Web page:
Why Do People Wear Kimonos? Explore the Significance of Kimono 

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Why do people wear kimonos?

The kimono is a traditional Japanese garment that has been worn for centuries. While not as commonly worn today, the kimono remains an important cultural symbol of Japan. 

Here I am to explore the history and cultural significance of the kimono, and why people continue to wear this iconic garment.

Why do People wear kimonos?

People wear kimonos for cultural traditions, formal events, ceremonies, and fashion. They are admired for their elegance and unique designs.

How Has the Kimono Changed Over Time?

The kimono first emerged during Japan’s Heian period (794-1185 AD) and was worn by both men and women. Early kimonos were inspired by clothing from China and Korea and were designed with straight seams and loose sleeves.

Over the centuries, the kimono evolved with changes in fashion and textile technology. In the 16th century, the kosode, a basic kimono with small sleeves, became popular. In the Edo period (1603-1868), decorative techniques like embroidery and dyeing advanced, allowing kimonos to be made in vivid colors and patterns.

From the Encyclopedia of Japan

The shape of the kimono also changed, with differences emerging between kimonos for men and women. Women’s kimonos adopted long, flowing sleeves, while men’s kimono sleeves became shorter. Collars became taller, and the obi or sash around the waist grew wider and more ornate.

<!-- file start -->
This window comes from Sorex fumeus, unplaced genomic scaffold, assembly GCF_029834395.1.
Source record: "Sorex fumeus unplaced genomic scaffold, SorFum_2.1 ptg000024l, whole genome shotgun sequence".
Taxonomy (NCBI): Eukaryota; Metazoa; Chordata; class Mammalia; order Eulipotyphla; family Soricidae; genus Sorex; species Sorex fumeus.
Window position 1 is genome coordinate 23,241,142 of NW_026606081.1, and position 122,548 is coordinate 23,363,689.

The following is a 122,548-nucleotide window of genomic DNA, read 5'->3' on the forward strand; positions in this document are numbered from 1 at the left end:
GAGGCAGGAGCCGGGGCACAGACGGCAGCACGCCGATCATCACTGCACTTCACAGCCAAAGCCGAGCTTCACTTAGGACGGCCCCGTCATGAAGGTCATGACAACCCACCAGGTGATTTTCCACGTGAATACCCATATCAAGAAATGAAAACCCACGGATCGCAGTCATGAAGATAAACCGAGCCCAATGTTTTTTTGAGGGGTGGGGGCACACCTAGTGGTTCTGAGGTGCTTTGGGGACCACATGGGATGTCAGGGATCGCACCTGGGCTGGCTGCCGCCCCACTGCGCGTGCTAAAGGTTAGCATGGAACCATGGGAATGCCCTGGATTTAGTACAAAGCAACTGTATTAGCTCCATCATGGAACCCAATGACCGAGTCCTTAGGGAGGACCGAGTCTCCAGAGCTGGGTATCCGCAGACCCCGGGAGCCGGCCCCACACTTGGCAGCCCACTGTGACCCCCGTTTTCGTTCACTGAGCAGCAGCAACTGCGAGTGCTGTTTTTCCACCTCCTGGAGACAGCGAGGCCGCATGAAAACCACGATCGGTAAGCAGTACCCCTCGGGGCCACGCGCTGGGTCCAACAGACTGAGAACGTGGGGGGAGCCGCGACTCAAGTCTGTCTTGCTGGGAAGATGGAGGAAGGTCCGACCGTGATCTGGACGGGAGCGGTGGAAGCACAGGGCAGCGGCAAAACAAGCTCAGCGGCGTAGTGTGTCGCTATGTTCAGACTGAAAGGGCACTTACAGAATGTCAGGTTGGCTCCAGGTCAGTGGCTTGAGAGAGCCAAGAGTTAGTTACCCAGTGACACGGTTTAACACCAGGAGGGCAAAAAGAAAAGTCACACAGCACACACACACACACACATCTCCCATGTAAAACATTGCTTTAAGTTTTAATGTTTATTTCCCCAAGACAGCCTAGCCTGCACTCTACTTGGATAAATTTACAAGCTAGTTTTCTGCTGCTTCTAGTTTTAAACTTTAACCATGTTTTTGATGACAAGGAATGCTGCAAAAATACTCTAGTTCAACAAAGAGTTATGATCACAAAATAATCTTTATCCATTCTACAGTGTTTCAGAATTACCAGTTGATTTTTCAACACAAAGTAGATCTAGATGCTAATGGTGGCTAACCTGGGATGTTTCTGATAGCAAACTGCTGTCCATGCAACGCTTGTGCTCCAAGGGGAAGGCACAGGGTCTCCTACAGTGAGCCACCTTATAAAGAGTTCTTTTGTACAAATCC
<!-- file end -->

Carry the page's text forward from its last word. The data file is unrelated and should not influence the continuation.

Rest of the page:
Today the basic shape and parts of the kimono are still similar to those that developed in the late Edo period. However, most Japanese people wear the kimono only for special events, and no longer as everyday wear.

What Color Are Kimonos in Different Seasons?

The color and patterns used in kimonos often reflect the season they are worn:

  • Spring – Bright colors like pink, red, blue and green are common in spring kimonos, evoking the blooming flowers. Abstract floral patterns are also widely used.
  • Summer – Cool and light colors like purple, blue, gray and mint green are popular for summer. Motifs often include cool images like water or cherry blossoms.
  • Autumn – Warm colors like red, orange and brown reflect the autumn leaves. Images of autumn plants, flowers and animals are common patterns.
  • Winter – Darker muted colors like deep purple, navy and forest green are worn in winter. Motifs may include snowflakes, pine trees or cranes.

While these seasonal norms exist, there is great variety when it comes to kimono colors and patterns. Some kimonos are also made specifically for festivals and do not follow seasonal color conventions.

Why are Japanese Kimonos So Expensive?

There are several reasons why traditional handmade Japanese kimonos come with a high price tag:

  • Materials – Silk and handmade Japanese paper are usually used, which are costly. Some lavish kimonos even use gold and silver foils and threads.
  • Dyes – Plant-based dyes must be painstakingly hand-prepared to achieve the desired hues.
  • Craftsmanship – Each kimono is cut and sewn entirely by hand by specialized artisans. The sewing, pattern drafting and embroidery involved require great skill and labor.
  • Layers – A complete kimono outfit has multiple layers, which multiplies the amount of fabric and work required.
  • Customization – Kimonos are typically tailored to the individual’s body, not mass produced, adding to the work and cost.
  • Collector’s Items – Antique and vintage kimonos from prior eras are rare and highly valued by collectors.

So while cheaper mass-produced kimonos are now available, traditional high-end kimonos remain costly due to the time, materials and skill required to create them. Their price reflects their status as wearable artworks.

What is the Difference Between a Kimono and a Yukata?

While the kimono and yukata are often confused for one another, there are some key differences:

Fabric – Yukata are made from cotton, while kimonos use silk.

Pattern – Yukata patterns are more vibrant and colorful, while kimono have more formal, elegant designs.